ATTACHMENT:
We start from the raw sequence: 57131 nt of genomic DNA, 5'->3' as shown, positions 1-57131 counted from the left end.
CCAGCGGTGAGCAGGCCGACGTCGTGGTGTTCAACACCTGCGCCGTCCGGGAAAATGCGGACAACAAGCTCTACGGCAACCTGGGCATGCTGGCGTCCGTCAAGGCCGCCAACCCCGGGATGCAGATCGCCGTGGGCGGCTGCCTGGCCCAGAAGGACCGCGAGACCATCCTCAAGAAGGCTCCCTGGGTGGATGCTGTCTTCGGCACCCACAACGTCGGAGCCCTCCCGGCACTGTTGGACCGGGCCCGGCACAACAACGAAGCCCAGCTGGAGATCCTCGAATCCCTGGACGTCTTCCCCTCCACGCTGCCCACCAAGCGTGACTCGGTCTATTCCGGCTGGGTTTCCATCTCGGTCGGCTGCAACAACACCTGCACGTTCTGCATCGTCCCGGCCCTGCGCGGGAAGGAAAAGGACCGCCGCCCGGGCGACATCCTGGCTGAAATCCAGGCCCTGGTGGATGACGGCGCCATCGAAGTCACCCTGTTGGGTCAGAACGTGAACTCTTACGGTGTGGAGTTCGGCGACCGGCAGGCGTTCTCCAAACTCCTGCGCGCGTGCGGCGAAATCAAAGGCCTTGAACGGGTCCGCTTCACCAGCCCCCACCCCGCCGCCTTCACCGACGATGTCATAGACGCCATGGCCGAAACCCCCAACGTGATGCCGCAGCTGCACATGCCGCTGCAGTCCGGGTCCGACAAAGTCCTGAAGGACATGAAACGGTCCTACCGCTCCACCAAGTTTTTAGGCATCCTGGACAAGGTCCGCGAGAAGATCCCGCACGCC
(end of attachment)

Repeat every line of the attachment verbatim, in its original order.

We start from the raw sequence: 57131 nt of genomic DNA, 5'->3' as shown, positions 1-57131 counted from the left end.
CCAGCGGTGAGCAGGCCGACGTCGTGGTGTTCAACACCTGCGCCGTCCGGGAAAATGCGGACAACAAGCTCTACGGCAACCTGGGCATGCTGGCGTCCGTCAAGGCCGCCAACCCCGGGATGCAGATCGCCGTGGGCGGCTGCCTGGCCCAGAAGGACCGCGAGACCATCCTCAAGAAGGCTCCCTGGGTGGATGCTGTCTTCGGCACCCACAACGTCGGAGCCCTCCCGGCACTGTTGGACCGGGCCCGGCACAACAACGAAGCCCAGCTGGAGATCCTCGAATCCCTGGACGTCTTCCCCTCCACGCTGCCCACCAAGCGTGACTCGGTCTATTCCGGCTGGGTTTCCATCTCGGTCGGCTGCAACAACACCTGCACGTTCTGCATCGTCCCGGCCCTGCGCGGGAAGGAAAAGGACCGCCGCCCGGGCGACATCCTGGCTGAAATCCAGGCCCTGGTGGATGACGGCGCCATCGAAGTCACCCTGTTGGGTCAGAACGTGAACTCTTACGGTGTGGAGTTCGGCGACCGGCAGGCGTTCTCCAAACTCCTGCGCGCGTGCGGCGAAATCAAAGGCCTTGAACGGGTCCGCTTCACCAGCCCCCACCCCGCCGCCTTCACCGACGATGTCATAGACGCCATGGCCGAAACCCCCAACGTGATGCCGCAGCTGCACATGCCGCTGCAGTCCGGGTCCGACAAAGTCCTGAAGGACATGAAACGGTCCTACCGCTCCACCAAGTTTTTAGGCATCCTGGACAAGGTCCGCGAGAAGATCCCGCACGCC